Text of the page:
• α is the absorptivity of the glass envelope (approximately 0.96); and
    • γ is the concentrating factor of parabolic trough.

Accordingly, by substitution of equation (11) into equation (10),
γ=[σε(T EQ1)4 ]/I Sα  (12)

For solar thermal power systems, TEQ1 may be approximately 663° K. The concentration factor, γ, may be calculated from equation (12) to be approximately 10.1. The concentration factor may be used in the calculation for the equilibrium temperature, TEQ2, which may be reached by a system with two stages of concentration.
I EFF2 =I EFF1 βI T=σε(T EQ2)4  (13)
where

    • β is the concentrating effect of second stage concentrator;
    • IT is the effect of losses through the second stage concentrator thermal insulator and through open areas between structures shown in FIG. 2 (0≦IT≦1),
    • where IT=1 means no losses;
    • γ is the concentrating factor of parabolic trough (approximately 10.1); and
    • IEFF1 is the output (W/m2) from the first stage of concentration as second stage input.

The second stage concentrator may have a second stage concentration factor defined as
β=(1+F)T/F  (14)
such that substituting in equation (13) may result in
I EFF2 =I EFF1 I T(1+F)T/F  (15)
where

    • F is the fractional opening into the input area, where the insulated area is normalized to one; and
    • T is the effective transmissivity, where both terms are calculable Second Stage Concentrator design parameters.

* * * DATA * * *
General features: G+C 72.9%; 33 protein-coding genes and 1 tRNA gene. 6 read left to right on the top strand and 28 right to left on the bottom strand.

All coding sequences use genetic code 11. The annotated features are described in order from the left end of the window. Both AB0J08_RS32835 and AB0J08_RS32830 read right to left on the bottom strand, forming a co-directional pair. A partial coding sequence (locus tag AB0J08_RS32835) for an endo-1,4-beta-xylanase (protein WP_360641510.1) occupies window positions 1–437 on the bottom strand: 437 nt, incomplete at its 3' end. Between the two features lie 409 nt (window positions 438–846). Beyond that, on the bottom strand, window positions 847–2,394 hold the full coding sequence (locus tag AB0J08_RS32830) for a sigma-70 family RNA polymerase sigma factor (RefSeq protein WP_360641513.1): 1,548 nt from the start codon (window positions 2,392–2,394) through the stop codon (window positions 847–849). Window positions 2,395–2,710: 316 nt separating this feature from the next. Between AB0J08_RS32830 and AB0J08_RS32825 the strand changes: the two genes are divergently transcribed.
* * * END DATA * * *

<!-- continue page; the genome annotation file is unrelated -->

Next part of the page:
Finally, substituting equation (15) into equation (13) yields
T EQ2 =[I EFF1 I T(1+F)T/σεF] 1/4  (16)

Second stage concentrator design parameters may be selected such as F approximately equal to 0.046 and T approximately equal to 0.466. IEFF1 may then be calculated from equation (10) or (11). The results for equilibrium temperatures, TEQ2, are listed below in Table 1 for three chosen values of IT (1.0, 0.8 and 0.6).

TABLE 1
IT 1.0 0.8 0.6
TEQ2 (° K) 1196 1133 1053
TEQ2 (° C.) 923 858 780

The calculations performed below may demonstrate the ability to minimize the collection area using the techniques disclosed herein. The final equilibrium temperature after two stages of concentration, TEQ2 (approximately 663° K.), may be used as an input to the second stage of concentration in the above calculation. The relative reduction factor in required collection area may then be the ratio of the original concentrating factor of parabolic trough to the new concentrating factor (γ/γN). The new required concentrating factor of the parabolic trough, γN, is determined by
γN=[(Fσε)*(T EQ2)4 ]/[T(1+F)I T I Sα]  (17)
where

    • IS α γN has been substituted for IEFF1 in equation (16); and
    • TEQ2 is 663° K.

Assuming IT is 0.6, the effect of losses through the second stage concentrator thermal insulator is 40%. All the other values of the parameters in the equation are the same as given above (σ=5.6996×10−8, ε=0.88, α=0.96, IS≅1.0×103, F=0.046, and T=0.466).

As such, γN is approximately equal to 1.59. Since γ=10.1 was the original value for the concentration factor, the collection area of the parabolic trough may be reduced by a factor of approximately 6.36 or by 84.3% to 15.7% of its' original size. Using a second stage of concentration allows the equilibrium temperature at the input to the heat containment/exchange vessel to be the same 390° C. as for the system with only one stage of concentration while significantly reducing the collection area.